Understand: The cross didn’t introduce a new way of salvation, it simply covered the sins of all past believers and all the future believers who came by faith.  How was Noah saved?  Genesis says that Noah found grace in the eyes of God.  How was Moses saved?  Again, Exodus tells us he too found grace in the eyes of God.  How was Abraham saved?  Romans 4 tells us all about that.  Verse 3 says, “Abraham believe God and it was reckoned to him as righteousness.”  That takes us all the way back to Genesis 15.  God is always the same and so is his offer of salvation: grace through faith.  They didn’t have Christ yet in the Old Testament, but they had faith in what God had revealed.  The same is true in the New Testament, after Christ.  No one is, no one has, and no one will ever be saved apart from the forgiveness offered by God through the sacrifice of his Son to cover our sins.

So the cross, from God’s perspective, declares his justice, exalts his grace, and reveals his consistency.  Last, the cross confirms God’s law.  Look at verse 31.  Some of the Jews were saying, “Okay, salvation is by grace through faith, so let’s forget the law that Moses gave us.  There’s no law.  If there’re no works to save us then the law is useless and pointless.  Why did God bother with it?  Why did he give us the law if we aren’t saved by keeping it?  Do we make the law void?”  And Paul says, “No, no, no…may it never be!  On the contrary, we establish the law.”

What does that mean?  Putting Jesus on the cross to pay the penalty for our sin ought to show us just how serious God is about his law.  Even if it took the life of his own Son to satisfy the demands of that law, he was willing to pay it.  Brothers and sisters, his law is holy, his law is just, his law is righteous, and Christ’s death proves it.  Nothing shows us the holiness of God’s law better than the death of Christ.  It was God’s law that put him on the cross, because all the violations of that law had to be satisfied with a penalty and God couldn’t violate his law or penalty.  That’s why he put Christ on the cross.

And so God’s law is established as holy, righteous, good, and is affirmed as the standard by which we are to live.  God gave it to us to show us sin and it does just that.  He gave it to show us his pattern for holy living, and as we see in Christ’s perfect upholding of the law, it does just that.  Its fulfilment in terms of its demand for death was paid by Christ, its fulfilment in terms of its demand for life is made possible through salvation.  The cross is a beautiful affirmation of the law. In the cross we see God’s justice, God’s grace, God’s consistency, and God’s law.  And it’s all for his glory.  It’s no wonder the Reformers affirmed at the core of our faith that it is all by grace alone, by faith alone, and for God’s glory alone.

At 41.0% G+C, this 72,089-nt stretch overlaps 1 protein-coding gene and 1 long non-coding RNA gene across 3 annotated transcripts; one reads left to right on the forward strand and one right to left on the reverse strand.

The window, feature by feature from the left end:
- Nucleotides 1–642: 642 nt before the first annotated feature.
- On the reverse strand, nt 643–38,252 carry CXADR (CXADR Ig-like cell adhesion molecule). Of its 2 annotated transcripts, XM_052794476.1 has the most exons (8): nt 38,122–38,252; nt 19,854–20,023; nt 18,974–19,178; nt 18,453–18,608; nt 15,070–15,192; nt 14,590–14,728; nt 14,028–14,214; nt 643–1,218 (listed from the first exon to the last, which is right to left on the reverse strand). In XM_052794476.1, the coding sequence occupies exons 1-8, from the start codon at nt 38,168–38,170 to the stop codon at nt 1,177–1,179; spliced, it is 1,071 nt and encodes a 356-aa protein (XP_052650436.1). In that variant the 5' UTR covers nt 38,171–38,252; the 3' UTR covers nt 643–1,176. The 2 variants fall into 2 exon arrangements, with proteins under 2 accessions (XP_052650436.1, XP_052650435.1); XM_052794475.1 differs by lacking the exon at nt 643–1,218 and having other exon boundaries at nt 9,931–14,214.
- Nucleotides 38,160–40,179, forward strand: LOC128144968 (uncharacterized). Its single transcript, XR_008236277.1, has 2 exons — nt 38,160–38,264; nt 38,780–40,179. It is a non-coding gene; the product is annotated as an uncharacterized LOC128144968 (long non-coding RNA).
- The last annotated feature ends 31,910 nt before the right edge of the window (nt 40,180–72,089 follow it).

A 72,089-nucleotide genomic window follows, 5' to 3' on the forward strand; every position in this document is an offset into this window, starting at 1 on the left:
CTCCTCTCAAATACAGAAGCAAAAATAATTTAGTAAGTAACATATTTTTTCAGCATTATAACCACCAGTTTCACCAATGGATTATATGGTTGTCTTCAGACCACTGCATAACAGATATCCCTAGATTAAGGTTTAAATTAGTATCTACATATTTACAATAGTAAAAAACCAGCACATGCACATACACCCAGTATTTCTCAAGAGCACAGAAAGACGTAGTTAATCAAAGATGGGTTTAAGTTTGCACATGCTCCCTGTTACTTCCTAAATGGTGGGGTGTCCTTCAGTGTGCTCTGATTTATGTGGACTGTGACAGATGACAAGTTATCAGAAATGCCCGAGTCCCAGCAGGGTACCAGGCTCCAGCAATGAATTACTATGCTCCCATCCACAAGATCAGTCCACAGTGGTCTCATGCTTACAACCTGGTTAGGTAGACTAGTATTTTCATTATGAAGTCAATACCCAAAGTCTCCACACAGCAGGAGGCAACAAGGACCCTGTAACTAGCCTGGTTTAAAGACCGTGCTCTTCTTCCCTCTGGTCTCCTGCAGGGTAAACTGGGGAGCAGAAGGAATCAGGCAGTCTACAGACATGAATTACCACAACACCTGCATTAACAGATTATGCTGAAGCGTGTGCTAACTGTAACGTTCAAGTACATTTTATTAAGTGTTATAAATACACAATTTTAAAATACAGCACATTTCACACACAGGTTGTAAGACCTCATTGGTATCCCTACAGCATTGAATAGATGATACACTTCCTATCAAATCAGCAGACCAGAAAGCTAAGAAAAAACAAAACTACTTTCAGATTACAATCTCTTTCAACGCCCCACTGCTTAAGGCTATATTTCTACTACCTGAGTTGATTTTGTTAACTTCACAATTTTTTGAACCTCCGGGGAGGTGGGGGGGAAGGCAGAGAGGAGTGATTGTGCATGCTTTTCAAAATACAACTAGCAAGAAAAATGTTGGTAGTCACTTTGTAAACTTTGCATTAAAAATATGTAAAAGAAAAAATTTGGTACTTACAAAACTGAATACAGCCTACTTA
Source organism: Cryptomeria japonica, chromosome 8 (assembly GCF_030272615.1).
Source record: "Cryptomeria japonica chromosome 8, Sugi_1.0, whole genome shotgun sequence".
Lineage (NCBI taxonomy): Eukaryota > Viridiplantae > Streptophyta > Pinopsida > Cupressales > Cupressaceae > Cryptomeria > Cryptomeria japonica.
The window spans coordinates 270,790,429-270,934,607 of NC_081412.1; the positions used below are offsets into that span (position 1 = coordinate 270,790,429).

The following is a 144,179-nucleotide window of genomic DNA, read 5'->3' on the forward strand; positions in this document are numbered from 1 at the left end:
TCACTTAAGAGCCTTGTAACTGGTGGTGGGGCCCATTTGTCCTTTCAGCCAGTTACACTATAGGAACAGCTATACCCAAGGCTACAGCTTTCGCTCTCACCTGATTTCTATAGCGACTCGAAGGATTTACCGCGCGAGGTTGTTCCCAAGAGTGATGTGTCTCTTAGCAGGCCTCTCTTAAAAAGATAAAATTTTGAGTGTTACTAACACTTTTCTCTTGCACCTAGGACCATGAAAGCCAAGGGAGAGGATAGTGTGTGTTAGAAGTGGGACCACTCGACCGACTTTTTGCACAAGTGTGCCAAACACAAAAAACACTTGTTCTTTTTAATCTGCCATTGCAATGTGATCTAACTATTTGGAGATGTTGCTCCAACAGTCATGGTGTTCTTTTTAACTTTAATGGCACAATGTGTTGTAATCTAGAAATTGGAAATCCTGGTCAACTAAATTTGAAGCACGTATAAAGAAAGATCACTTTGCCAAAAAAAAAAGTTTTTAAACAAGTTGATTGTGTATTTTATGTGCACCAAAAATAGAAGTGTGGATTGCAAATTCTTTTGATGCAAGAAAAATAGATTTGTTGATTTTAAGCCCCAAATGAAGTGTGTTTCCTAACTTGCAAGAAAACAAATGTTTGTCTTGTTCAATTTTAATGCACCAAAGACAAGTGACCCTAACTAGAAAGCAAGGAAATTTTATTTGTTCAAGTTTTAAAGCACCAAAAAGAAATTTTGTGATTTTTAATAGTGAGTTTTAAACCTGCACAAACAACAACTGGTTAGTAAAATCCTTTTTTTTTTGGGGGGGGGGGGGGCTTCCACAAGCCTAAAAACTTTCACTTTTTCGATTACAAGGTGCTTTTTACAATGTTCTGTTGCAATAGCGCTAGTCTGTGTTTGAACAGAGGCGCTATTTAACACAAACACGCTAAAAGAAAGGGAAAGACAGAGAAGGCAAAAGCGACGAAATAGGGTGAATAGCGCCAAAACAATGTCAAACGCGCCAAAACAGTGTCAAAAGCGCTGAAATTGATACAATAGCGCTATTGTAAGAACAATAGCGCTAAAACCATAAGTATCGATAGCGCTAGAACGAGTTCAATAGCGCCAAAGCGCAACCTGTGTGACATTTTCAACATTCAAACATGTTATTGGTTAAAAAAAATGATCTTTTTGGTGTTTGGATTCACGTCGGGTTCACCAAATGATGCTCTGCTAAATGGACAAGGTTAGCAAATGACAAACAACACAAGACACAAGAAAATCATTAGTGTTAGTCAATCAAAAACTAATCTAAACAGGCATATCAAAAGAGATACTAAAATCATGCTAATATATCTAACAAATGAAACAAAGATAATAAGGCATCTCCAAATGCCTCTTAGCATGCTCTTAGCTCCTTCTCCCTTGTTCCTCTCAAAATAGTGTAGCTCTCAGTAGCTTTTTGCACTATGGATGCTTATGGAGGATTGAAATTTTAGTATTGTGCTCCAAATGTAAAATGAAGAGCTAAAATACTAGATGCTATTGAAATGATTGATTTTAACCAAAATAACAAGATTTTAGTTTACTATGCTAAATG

Brothers and sisters, this is our precious treasure.  Salvation, not as we see it or as the angels or demons see it, or even as Jesus sees it, but as God the Father sees, as it opens up to us the way of worship in which we appreciate, adore, and express our love and affection to our great God for what he has done for us.

Our Father, as one hymn writer wrote, “When I stand before thy throne dressed in beauty not my own, when I see thee as thou art, love thee with unsinning heart, then, Lord, shall I fully know and only then how much I owe.”  We give you thanks for your holiness and your love, for your justice and your mercy, for your righteousness and your grace.  If any of us lacks real saving faith in your Son, Father open our eyes to the reality of our lostness and be at work in our hearts by your Spirit to draw us to the cross.  And Father, as we trust in the sacrifice made my your only Son, help us day by day to understand better your character that we might better love you, adore you, worship you, and most of all exalt you and give you the glory that is your due.  We ask this in the name of Jesus Christ, who died to pay the penalty for our sins and rose again to give us victory over sin and death.  Amen.